The next section, belonging to Rosaleen’s son Dan, takes place in 1991, more than ten years later. Dan is in New York’s East Village now, and has been there for five years, having moved in with Isabelle. Relationships within the whole community become fraught, however, as AIDS begins to affect friendships and fear takes over. Back in Limerick, Dan’s sister Constance has let her fear of a breast lump dominate her life. Their brother Emmet is working in Mali and traveling the world as a volunteer. The novel’s scope broadens further as Emmet talks about life and death and events in Bangladesh, Mozambique, and the Sudan. Rosaleen’s section, in 2005, brings the reader up to date as she writes the Christmas invitations which will lead to the climax of the novel. She thinks about Dan, now forty-three, and her other children, remembers her husband Pat, and eventually goes upstairs to the two rooms she has refused to visit for several years – the one belonging to Dan and the one in which husband Pat died. She then starts a card for Hanna, who is living the kind of life that Rosaleen has never even dreamed of. Part II, at the halfway point of the book, continues the story of these characters, already well developed, as they get ready to come home for Christmas.
The novel, which resembles a series of interconnected short stories, focuses on individuals who are all trying to fill voids in their lives. Many years have passed since they all lived together, leaving them isolated by time and distance. In some cases, they have rebelled against the past, and in others they have become dependent upon the past. Life has been kind to some and less kind to others, with all of them seeking love and acceptance, even as they deal with death. In these regards, the novel is less “Irish” than many other such novels, as the universal themes carry this character-based novel far beyond place. In other ways, however, the atmosphere and the setting are consummately Irish, its descriptions of the village, the heritage of the family and its churchly connections over the years, the traditions, and the focus on the land and the sea. Rosaleen’s eventual epiphany “on the Green Road,” like the arrival of spring, brings about new growth within the family, and in some cases new beginnings and a new kind of happiness. Autumn and winter always follow the brightness of spring and summer, however – birth and death are forever intertwined, and beginnings always beget endings.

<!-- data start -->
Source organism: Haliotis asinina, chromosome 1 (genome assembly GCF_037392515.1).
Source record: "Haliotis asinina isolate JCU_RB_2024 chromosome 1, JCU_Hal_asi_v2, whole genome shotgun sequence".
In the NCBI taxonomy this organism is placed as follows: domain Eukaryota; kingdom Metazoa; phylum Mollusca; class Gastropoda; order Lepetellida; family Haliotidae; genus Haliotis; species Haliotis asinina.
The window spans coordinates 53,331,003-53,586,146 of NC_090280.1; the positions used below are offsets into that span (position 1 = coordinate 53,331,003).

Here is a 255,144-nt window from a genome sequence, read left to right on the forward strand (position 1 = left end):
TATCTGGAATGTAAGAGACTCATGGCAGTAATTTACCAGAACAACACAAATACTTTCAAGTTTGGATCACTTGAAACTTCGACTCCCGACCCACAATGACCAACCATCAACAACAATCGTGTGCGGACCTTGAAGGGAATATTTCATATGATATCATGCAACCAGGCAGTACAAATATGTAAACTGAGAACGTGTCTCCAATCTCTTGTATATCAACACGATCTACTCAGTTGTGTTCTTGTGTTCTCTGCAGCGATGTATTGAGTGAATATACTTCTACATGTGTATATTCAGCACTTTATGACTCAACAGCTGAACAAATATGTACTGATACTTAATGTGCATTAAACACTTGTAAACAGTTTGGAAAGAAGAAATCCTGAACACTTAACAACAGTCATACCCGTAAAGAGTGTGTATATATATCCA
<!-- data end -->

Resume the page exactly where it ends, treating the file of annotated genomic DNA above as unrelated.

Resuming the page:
Photos, in order: The author’s photo comes from http://www.ucd.ie/
The fifteenth century Bunratty Castle and its companion, Durty Nelly’s, established in 1620, appear on http://www.megalithicireland.com/
Emmet worked on the Bandiagara Escarpment and with its people in Mali. http://traveltamed.com
Knockauns Mountain, where Rosaleen’s husband Pat grew up, and where she drives till the road ends. She gets out and walks along the natural Green Road and eventually loses, then finds, direction during this night-time epiphany. http://www.lochstein.de/hoehlen/irland/burren/burren.htm